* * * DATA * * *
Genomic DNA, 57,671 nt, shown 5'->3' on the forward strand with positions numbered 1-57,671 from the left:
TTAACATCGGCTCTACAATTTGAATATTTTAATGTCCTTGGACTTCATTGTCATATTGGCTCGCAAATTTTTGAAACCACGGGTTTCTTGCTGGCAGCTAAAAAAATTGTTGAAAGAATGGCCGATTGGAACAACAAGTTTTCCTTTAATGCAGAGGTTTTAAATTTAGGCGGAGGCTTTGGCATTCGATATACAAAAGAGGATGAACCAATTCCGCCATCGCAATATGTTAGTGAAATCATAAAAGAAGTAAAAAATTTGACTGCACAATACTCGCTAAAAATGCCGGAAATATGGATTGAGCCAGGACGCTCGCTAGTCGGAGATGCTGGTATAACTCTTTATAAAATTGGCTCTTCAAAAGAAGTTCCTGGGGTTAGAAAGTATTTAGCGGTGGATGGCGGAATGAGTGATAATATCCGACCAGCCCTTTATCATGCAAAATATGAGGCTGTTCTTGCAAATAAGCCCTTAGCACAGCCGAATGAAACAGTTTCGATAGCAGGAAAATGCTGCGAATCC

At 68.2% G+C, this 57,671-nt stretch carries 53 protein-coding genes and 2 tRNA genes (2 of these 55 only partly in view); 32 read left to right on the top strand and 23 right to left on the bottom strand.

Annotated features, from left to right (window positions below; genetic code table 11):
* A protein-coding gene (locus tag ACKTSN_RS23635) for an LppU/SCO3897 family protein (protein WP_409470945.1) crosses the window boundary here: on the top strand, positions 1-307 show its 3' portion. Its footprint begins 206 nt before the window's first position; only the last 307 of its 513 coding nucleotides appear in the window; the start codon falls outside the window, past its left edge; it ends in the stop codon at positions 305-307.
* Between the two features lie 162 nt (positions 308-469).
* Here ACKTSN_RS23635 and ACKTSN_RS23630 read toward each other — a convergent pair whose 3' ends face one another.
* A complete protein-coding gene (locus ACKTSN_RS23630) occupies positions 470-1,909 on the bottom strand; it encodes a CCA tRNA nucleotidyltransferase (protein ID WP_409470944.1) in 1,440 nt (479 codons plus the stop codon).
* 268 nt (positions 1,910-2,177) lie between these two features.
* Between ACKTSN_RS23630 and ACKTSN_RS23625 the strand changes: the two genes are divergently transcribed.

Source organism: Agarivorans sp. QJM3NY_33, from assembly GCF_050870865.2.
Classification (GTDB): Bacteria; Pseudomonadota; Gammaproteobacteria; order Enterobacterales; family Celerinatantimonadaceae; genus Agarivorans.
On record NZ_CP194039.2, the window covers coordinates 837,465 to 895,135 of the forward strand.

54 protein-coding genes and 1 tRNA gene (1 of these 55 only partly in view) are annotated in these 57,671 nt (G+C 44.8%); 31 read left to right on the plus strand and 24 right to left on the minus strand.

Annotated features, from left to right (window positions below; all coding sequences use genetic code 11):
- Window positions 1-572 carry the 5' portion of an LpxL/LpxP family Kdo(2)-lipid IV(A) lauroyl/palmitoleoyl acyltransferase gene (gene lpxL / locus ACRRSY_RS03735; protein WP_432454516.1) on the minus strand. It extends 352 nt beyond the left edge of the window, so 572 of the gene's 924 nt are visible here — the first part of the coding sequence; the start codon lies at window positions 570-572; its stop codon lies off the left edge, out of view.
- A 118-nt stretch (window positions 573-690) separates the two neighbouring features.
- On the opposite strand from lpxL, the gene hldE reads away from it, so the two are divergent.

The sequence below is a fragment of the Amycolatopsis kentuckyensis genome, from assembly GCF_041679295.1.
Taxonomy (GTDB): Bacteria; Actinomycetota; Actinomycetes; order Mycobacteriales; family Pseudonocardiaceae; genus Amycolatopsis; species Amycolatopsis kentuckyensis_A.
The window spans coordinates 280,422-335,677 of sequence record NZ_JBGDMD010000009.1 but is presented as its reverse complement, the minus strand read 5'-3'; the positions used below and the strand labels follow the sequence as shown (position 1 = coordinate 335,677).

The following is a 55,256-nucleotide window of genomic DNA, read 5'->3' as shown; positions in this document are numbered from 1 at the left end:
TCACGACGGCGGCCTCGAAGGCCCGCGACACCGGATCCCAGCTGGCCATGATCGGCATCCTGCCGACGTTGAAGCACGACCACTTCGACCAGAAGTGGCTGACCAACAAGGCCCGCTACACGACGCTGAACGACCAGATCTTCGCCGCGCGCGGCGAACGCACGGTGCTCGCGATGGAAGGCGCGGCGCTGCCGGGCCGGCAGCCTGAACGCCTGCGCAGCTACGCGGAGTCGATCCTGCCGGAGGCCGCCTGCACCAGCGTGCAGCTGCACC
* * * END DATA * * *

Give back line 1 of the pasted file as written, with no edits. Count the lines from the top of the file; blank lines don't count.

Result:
Genomic DNA, 57,671 nt, shown 5'->3' on the forward strand with positions numbered 1-57,671 from the left: